Volume 42 number 2 (2014)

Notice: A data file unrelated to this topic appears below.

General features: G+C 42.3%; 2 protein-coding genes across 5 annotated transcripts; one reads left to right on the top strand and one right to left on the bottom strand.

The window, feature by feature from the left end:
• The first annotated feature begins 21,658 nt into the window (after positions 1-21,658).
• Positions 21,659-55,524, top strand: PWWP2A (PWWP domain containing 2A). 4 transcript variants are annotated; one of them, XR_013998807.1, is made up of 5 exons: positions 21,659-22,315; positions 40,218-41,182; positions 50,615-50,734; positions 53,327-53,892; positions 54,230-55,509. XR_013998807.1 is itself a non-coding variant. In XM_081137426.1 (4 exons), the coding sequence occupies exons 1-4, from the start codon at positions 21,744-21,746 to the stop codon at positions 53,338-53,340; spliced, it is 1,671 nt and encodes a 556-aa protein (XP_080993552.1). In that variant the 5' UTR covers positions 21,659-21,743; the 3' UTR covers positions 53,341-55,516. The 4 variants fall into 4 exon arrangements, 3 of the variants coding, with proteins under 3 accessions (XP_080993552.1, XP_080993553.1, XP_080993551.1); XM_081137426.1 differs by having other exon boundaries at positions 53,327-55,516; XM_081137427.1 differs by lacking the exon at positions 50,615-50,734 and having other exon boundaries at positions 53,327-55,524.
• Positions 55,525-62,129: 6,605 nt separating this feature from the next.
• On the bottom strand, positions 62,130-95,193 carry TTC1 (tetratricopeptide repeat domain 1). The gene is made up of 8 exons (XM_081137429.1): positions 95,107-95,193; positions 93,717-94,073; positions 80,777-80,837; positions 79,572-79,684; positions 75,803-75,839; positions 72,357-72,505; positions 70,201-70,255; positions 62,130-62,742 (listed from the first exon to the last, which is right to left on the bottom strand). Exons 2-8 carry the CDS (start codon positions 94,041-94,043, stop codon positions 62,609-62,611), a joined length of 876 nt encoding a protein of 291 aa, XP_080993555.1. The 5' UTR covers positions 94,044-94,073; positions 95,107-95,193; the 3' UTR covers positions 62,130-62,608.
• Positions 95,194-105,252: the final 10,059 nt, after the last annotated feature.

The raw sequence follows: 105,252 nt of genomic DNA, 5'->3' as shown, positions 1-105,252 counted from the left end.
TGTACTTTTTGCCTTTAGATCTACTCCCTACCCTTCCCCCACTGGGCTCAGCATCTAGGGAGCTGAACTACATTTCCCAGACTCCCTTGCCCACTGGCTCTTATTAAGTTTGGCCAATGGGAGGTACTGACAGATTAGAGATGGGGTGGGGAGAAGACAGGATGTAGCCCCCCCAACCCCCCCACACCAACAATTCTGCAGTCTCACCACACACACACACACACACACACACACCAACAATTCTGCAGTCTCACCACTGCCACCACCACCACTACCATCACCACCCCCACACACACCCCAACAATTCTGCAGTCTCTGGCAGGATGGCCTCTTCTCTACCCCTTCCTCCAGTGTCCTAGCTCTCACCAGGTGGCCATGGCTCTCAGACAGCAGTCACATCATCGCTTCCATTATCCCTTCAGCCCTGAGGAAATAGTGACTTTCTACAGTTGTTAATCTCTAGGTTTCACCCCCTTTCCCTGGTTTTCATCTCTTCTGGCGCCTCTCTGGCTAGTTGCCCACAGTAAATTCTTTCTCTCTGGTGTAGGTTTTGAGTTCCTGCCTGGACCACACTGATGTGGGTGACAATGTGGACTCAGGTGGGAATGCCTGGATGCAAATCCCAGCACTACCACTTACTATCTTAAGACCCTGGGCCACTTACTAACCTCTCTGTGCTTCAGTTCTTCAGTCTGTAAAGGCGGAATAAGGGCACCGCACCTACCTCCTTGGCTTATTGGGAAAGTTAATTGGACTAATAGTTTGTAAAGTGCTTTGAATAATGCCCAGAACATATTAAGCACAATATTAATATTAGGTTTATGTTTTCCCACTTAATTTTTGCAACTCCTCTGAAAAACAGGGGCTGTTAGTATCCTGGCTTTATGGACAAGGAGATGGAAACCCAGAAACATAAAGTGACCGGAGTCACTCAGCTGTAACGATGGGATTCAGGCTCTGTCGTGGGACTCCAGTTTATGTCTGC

(Abstract only) Urbanized observatories are under financial pressures for numerous and complex reasons, including concerns that increasing sky brightness will continue to erode their scientific viability. The history of urbanized observatories is one of steady decline and divestiture. We argue that light at night (LAN) impacts of urban growth are inadequately understood, that current measurement techniques are incomplete in scope, and that both limit the effectiveness of mitigation programs. We give examples of these factors for Pima County, Arizona, and propose techniques and a program that could provide focus and power to mitigation efforts, and could extend the longevity of southern Arizona observatories.